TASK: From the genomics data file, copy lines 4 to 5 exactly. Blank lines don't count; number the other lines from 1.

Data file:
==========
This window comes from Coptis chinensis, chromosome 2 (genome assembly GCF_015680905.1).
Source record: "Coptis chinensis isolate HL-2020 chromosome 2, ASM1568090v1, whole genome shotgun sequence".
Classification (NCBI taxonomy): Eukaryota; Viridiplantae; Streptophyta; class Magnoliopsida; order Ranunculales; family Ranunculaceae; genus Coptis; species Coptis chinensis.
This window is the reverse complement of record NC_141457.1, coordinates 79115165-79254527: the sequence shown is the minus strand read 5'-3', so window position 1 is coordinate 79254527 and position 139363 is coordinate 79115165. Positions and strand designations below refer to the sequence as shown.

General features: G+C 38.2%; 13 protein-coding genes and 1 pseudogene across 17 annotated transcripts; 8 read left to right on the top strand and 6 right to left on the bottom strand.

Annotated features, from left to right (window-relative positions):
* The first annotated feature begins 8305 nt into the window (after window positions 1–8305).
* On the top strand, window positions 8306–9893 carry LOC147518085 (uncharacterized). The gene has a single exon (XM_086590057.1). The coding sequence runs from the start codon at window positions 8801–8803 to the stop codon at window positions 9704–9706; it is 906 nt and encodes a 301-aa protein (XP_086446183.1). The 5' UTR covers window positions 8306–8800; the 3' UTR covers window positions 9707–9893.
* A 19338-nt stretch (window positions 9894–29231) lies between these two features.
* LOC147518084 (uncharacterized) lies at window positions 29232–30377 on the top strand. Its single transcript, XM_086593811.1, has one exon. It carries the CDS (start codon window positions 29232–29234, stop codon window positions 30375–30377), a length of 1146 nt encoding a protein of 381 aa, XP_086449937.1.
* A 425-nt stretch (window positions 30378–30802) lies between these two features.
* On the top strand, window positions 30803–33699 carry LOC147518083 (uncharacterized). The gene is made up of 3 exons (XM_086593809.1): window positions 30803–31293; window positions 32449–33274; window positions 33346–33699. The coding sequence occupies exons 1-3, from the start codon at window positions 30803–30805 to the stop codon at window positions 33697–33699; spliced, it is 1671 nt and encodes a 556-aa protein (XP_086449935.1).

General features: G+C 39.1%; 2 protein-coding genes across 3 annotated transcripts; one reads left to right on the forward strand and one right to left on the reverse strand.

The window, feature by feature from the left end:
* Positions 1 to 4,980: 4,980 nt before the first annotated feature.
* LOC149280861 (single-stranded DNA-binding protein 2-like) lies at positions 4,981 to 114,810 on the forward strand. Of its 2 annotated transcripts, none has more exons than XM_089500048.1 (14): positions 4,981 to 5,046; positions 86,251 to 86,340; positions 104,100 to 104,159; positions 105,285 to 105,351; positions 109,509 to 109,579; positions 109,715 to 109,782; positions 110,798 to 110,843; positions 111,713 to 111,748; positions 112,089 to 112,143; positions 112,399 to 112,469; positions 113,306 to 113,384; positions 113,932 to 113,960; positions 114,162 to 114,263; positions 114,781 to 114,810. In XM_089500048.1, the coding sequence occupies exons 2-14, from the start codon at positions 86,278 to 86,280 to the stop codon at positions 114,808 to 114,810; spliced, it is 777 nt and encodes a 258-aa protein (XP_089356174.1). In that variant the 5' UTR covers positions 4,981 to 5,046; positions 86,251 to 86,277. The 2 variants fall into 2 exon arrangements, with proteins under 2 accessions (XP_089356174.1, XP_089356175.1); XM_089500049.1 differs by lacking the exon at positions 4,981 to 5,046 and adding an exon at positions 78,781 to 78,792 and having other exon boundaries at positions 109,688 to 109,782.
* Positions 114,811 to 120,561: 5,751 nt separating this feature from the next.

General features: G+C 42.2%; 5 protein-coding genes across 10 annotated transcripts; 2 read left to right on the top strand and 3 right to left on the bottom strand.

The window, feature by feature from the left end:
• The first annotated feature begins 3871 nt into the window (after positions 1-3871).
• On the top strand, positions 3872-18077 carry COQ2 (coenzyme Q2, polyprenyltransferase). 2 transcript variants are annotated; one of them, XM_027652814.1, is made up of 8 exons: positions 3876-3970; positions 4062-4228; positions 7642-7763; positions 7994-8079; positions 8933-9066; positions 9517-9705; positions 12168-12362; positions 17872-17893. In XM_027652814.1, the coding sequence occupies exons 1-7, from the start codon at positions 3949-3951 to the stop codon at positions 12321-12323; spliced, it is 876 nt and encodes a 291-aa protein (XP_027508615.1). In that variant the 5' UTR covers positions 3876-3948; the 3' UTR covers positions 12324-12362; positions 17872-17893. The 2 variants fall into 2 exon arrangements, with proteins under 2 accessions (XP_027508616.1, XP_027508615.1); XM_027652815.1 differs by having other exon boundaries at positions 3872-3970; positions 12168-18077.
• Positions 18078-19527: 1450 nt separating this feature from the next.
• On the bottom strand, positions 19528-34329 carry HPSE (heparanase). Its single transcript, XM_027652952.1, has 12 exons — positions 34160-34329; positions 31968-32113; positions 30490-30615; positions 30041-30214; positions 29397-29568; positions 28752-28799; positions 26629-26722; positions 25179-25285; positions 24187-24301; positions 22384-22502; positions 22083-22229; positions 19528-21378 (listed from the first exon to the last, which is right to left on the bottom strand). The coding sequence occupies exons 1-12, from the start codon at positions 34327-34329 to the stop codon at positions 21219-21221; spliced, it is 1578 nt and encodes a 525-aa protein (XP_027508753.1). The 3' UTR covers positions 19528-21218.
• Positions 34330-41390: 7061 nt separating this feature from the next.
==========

This window is the reverse complement of record NC_141457.1, coordinates 79115165-79254527: the sequence shown is the minus strand read 5'-3', so window position 1 is coordinate 79254527 and position 139363 is coordinate 79115165. Positions and strand designations below refer to the sequence as shown.

General features: G+C 38.2%; 13 protein-coding genes and 1 pseudogene across 17 annotated transcripts; 8 read left to right on the top strand and 6 right to left on the bottom strand.